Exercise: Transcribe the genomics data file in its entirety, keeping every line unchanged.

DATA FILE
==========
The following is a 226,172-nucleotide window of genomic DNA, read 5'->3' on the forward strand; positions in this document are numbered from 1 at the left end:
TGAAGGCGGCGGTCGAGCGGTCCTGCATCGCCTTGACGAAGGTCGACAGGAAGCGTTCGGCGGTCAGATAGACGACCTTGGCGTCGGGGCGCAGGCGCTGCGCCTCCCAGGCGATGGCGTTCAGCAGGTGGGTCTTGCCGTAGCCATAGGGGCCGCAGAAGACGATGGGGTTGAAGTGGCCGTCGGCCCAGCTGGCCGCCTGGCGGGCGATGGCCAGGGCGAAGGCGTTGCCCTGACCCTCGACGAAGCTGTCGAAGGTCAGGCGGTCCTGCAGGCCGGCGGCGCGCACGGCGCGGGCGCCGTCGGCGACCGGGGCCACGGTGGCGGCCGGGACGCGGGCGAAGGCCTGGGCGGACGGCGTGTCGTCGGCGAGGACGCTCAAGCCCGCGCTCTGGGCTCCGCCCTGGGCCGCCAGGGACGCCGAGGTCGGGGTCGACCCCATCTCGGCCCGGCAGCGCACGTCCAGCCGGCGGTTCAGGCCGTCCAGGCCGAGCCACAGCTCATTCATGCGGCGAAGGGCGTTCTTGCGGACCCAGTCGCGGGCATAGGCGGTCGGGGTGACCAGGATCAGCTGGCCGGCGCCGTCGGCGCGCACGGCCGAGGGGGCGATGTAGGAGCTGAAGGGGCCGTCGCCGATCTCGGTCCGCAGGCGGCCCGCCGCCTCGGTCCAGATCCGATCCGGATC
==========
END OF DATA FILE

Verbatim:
The following is a 226,172-nucleotide window of genomic DNA, read 5'->3' on the forward strand; positions in this document are numbered from 1 at the left end:
TGAAGGCGGCGGTCGAGCGGTCCTGCATCGCCTTGACGAAGGTCGACAGGAAGCGTTCGGCGGTCAGATAGACGACCTTGGCGTCGGGGCGCAGGCGCTGCGCCTCCCAGGCGATGGCGTTCAGCAGGTGGGTCTTGCCGTAGCCATAGGGGCCGCAGAAGACGATGGGGTTGAAGTGGCCGTCGGCCCAGCTGGCCGCCTGGCGGGCGATGGCCAGGGCGAAGGCGTTGCCCTGACCCTCGACGAAGCTGTCGAAGGTCAGGCGGTCCTGCAGGCCGGCGGCGCGCACGGCGCGGGCGCCGTCGGCGACCGGGGCCACGGTGGCGGCCGGGACGCGGGCGAAGGCCTGGGCGGACGGCGTGTCGTCGGCGAGGACGCTCAAGCCCGCGCTCTGGGCTCCGCCCTGGGCCGCCAGGGACGCCGAGGTCGGGGTCGACCCCATCTCGGCCCGGCAGCGCACGTCCAGCCGGCGGTTCAGGCCGTCCAGGCCGAGCCACAGCTCATTCATGCGGCGAAGGGCGTTCTTGCGGACCCAGTCGCGGGCATAGGCGGTCGGGGTGACCAGGATCAGCTGGCCGGCGCCGTCGGCGCGCACGGCCGAGGGGGCGATGTAGGAGCTGAAGGGGCCGTCGCCGATCTCGGTCCGCAGGCGGCCCGCCGCCTCGGTCCAGATCCGATCCGGATC